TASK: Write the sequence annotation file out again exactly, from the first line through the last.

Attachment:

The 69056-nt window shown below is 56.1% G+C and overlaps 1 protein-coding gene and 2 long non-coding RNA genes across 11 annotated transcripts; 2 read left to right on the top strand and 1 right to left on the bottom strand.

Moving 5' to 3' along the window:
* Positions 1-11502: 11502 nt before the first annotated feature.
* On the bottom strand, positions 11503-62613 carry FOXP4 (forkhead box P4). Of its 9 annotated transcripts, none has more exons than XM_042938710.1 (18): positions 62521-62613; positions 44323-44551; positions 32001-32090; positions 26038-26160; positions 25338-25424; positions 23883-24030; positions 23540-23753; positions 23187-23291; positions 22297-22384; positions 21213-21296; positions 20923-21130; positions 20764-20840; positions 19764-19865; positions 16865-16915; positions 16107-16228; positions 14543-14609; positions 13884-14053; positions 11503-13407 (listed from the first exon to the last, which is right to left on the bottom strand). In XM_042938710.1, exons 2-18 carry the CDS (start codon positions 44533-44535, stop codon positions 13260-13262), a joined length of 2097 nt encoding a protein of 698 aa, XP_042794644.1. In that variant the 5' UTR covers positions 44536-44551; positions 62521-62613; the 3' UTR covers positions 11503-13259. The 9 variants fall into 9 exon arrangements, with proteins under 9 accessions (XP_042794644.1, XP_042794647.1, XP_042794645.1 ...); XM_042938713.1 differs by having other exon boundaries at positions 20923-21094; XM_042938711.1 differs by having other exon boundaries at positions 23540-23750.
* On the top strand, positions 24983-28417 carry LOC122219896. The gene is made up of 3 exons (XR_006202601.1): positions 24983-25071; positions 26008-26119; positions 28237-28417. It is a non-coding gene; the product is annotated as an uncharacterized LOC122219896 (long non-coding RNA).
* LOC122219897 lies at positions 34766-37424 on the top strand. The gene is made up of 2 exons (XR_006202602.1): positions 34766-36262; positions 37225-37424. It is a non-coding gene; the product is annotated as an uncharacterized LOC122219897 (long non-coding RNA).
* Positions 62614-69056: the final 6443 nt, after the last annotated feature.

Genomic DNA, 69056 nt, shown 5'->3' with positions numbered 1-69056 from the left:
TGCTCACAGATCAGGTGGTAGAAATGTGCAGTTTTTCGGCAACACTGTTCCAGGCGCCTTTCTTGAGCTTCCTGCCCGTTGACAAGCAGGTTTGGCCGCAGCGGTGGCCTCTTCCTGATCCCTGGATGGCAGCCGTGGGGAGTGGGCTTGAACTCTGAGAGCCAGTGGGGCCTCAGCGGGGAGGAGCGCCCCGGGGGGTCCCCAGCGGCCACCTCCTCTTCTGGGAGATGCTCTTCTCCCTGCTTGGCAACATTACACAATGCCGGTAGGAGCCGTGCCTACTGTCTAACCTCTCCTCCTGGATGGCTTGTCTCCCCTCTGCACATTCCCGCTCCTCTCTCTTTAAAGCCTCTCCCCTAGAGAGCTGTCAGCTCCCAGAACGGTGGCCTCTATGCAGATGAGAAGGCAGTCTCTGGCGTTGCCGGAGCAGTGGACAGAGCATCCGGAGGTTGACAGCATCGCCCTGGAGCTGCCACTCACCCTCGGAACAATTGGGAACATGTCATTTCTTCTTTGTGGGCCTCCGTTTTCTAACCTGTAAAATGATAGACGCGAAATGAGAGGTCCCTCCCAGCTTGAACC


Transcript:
The 69056-nt window shown below is 56.1% G+C and overlaps 1 protein-coding gene and 2 long non-coding RNA genes across 11 annotated transcripts; 2 read left to right on the top strand and 1 right to left on the bottom strand.

Moving 5' to 3' along the window:
* Positions 1-11502: 11502 nt before the first annotated feature.
* On the bottom strand, positions 11503-62613 carry FOXP4 (forkhead box P4). Of its 9 annotated transcripts, none has more exons than XM_042938710.1 (18): positions 62521-62613; positions 44323-44551; positions 32001-32090; positions 26038-26160; positions 25338-25424; positions 23883-24030; positions 23540-23753; positions 23187-23291; positions 22297-22384; positions 21213-21296; positions 20923-21130; positions 20764-20840; positions 19764-19865; positions 16865-16915; positions 16107-16228; positions 14543-14609; positions 13884-14053; positions 11503-13407 (listed from the first exon to the last, which is right to left on the bottom strand). In XM_042938710.1, exons 2-18 carry the CDS (start codon positions 44533-44535, stop codon positions 13260-13262), a joined length of 2097 nt encoding a protein of 698 aa, XP_042794644.1. In that variant the 5' UTR covers positions 44536-44551; positions 62521-62613; the 3' UTR covers positions 11503-13259. The 9 variants fall into 9 exon arrangements, with proteins under 9 accessions (XP_042794644.1, XP_042794647.1, XP_042794645.1 ...); XM_042938713.1 differs by having other exon boundaries at positions 20923-21094; XM_042938711.1 differs by having other exon boundaries at positions 23540-23750.
* On the top strand, positions 24983-28417 carry LOC122219896. The gene is made up of 3 exons (XR_006202601.1): positions 24983-25071; positions 26008-26119; positions 28237-28417. It is a non-coding gene; the product is annotated as an uncharacterized LOC122219896 (long non-coding RNA).
* LOC122219897 lies at positions 34766-37424 on the top strand. The gene is made up of 2 exons (XR_006202602.1): positions 34766-36262; positions 37225-37424. It is a non-coding gene; the product is annotated as an uncharacterized LOC122219897 (long non-coding RNA).
* Positions 62614-69056: the final 6443 nt, after the last annotated feature.

Genomic DNA, 69056 nt, shown 5'->3' with positions numbered 1-69056 from the left:
TGCTCACAGATCAGGTGGTAGAAATGTGCAGTTTTTCGGCAACACTGTTCCAGGCGCCTTTCTTGAGCTTCCTGCCCGTTGACAAGCAGGTTTGGCCGCAGCGGTGGCCTCTTCCTGATCCCTGGATGGCAGCCGTGGGGAGTGGGCTTGAACTCTGAGAGCCAGTGGGGCCTCAGCGGGGAGGAGCGCCCCGGGGGGTCCCCAGCGGCCACCTCCTCTTCTGGGAGATGCTCTTCTCCCTGCTTGGCAACATTACACAATGCCGGTAGGAGCCGTGCCTACTGTCTAACCTCTCCTCCTGGATGGCTTGTCTCCCCTCTGCACATTCCCGCTCCTCTCTCTTTAAAGCCTCTCCCCTAGAGAGCTGTCAGCTCCCAGAACGGTGGCCTCTATGCAGATGAGAAGGCAGTCTCTGGCGTTGCCGGAGCAGTGGACAGAGCATCCGGAGGTTGACAGCATCGCCCTGGAGCTGCCACTCACCCTCGGAACAATTGGGAACATGTCATTTCTTCTTTGTGGGCCTCCGTTTTCTAACCTGTAAAATGATAGACGCGAAATGAGAGGTCCCTCCCAGCTTGAACC